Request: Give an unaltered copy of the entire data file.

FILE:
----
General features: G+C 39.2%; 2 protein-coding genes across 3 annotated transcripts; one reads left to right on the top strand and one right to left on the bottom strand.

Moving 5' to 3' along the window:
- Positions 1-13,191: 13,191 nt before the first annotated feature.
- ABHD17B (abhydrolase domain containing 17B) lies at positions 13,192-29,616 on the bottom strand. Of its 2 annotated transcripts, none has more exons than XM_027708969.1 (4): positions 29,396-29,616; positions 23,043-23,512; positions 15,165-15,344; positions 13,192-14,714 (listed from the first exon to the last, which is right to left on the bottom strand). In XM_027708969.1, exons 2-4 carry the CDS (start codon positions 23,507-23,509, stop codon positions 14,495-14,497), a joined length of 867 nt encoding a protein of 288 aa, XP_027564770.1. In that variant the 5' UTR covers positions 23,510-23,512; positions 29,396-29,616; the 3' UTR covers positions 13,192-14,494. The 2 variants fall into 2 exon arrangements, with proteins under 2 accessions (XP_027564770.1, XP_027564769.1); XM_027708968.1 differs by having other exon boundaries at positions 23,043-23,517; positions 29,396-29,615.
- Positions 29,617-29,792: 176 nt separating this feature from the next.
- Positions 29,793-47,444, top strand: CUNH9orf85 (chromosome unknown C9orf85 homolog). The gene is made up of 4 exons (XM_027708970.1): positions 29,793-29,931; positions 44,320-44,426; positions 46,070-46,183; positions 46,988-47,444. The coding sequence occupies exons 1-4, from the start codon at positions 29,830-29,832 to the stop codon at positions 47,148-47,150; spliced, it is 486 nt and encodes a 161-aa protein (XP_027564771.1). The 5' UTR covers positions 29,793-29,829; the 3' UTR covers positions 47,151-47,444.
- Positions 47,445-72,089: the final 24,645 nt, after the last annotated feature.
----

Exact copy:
General features: G+C 39.2%; 2 protein-coding genes across 3 annotated transcripts; one reads left to right on the top strand and one right to left on the bottom strand.

Moving 5' to 3' along the window:
- Positions 1-13,191: 13,191 nt before the first annotated feature.
- ABHD17B (abhydrolase domain containing 17B) lies at positions 13,192-29,616 on the bottom strand. Of its 2 annotated transcripts, none has more exons than XM_027708969.1 (4): positions 29,396-29,616; positions 23,043-23,512; positions 15,165-15,344; positions 13,192-14,714 (listed from the first exon to the last, which is right to left on the bottom strand). In XM_027708969.1, exons 2-4 carry the CDS (start codon positions 23,507-23,509, stop codon positions 14,495-14,497), a joined length of 867 nt encoding a protein of 288 aa, XP_027564770.1. In that variant the 5' UTR covers positions 23,510-23,512; positions 29,396-29,616; the 3' UTR covers positions 13,192-14,494. The 2 variants fall into 2 exon arrangements, with proteins under 2 accessions (XP_027564770.1, XP_027564769.1); XM_027708968.1 differs by having other exon boundaries at positions 23,043-23,517; positions 29,396-29,615.
- Positions 29,617-29,792: 176 nt separating this feature from the next.
- Positions 29,793-47,444, top strand: CUNH9orf85 (chromosome unknown C9orf85 homolog). The gene is made up of 4 exons (XM_027708970.1): positions 29,793-29,931; positions 44,320-44,426; positions 46,070-46,183; positions 46,988-47,444. The coding sequence occupies exons 1-4, from the start codon at positions 29,830-29,832 to the stop codon at positions 47,148-47,150; spliced, it is 486 nt and encodes a 161-aa protein (XP_027564771.1). The 5' UTR covers positions 29,793-29,829; the 3' UTR covers positions 47,151-47,444.
- Positions 47,445-72,089: the final 24,645 nt, after the last annotated feature.